Erich Fromm on Religion, Judaism and the Bible
5. From idolatry to life 159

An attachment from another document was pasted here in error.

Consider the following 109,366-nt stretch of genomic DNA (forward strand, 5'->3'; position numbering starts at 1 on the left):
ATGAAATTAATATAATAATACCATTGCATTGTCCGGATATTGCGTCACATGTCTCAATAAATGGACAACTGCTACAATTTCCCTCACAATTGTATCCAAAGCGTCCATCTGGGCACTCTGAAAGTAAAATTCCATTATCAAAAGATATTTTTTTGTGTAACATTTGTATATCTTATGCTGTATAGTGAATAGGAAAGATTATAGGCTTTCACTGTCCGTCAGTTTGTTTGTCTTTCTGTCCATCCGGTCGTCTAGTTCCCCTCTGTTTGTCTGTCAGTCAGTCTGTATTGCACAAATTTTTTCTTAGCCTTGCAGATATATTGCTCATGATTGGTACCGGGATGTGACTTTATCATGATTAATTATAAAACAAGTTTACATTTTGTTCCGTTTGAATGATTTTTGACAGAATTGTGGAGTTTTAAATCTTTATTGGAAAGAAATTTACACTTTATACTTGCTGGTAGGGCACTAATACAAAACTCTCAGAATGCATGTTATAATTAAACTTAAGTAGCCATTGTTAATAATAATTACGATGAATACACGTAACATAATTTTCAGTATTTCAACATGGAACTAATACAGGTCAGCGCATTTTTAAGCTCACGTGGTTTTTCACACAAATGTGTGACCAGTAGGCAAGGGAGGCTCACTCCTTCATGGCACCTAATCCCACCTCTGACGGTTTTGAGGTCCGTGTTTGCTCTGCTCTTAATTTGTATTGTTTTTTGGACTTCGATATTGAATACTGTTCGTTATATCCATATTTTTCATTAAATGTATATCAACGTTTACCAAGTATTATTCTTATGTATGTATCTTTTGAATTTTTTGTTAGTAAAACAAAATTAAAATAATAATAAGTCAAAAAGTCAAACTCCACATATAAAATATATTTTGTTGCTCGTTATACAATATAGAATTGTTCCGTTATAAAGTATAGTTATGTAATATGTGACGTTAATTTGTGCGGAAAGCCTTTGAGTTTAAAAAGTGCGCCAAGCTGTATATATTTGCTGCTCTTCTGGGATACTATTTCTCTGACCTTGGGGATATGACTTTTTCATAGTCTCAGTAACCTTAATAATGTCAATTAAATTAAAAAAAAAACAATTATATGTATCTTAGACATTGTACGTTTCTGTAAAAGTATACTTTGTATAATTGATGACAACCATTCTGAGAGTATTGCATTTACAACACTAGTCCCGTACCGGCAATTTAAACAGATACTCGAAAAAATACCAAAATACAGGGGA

5. From idolatry to life Although Erich Fromm is mentioned in practically every modem study on the critique of religion, he was a deeply religious man. Schwarzschild recalls how Fromm "once said to me so impressively that I wrote it down when I got back to the hotel: 'I can't use the word 'God' unless I am praying.' Rosenzweig once said about someone: one has to be extremely religious for such atheism.'' 1 In this concluding chapter we will first sum up the conclusions of this study before debating whether Fromm is a threat to religion or not. We have looked at Fromm's utterances about the whole spectrum of religion, and at what he thought about minor religious movements like Transcendental Meditation and Scientology. The three institutional religions to which he devoted most time were Buddhism, Christianity, and Judaism. Because he knew Buddhism only in its intellectual form, not as a religion for the broad masses, he was very uncritical and even enthusiastic about it. Had he lived in a Buddhist country he might have been more critical about contemporary Buddhism, and also about original Buddhism, which in one way or another laid the foundations for the later development. Christianity was more familiar to Fromm. He criticized the "Christian" West for in reality being heathen, only professing Christian values in words. He picked up certain themes from the New Testament, like the critique of richness and the having orientation, and studied some phenomena from church history, like the Reformation. But...
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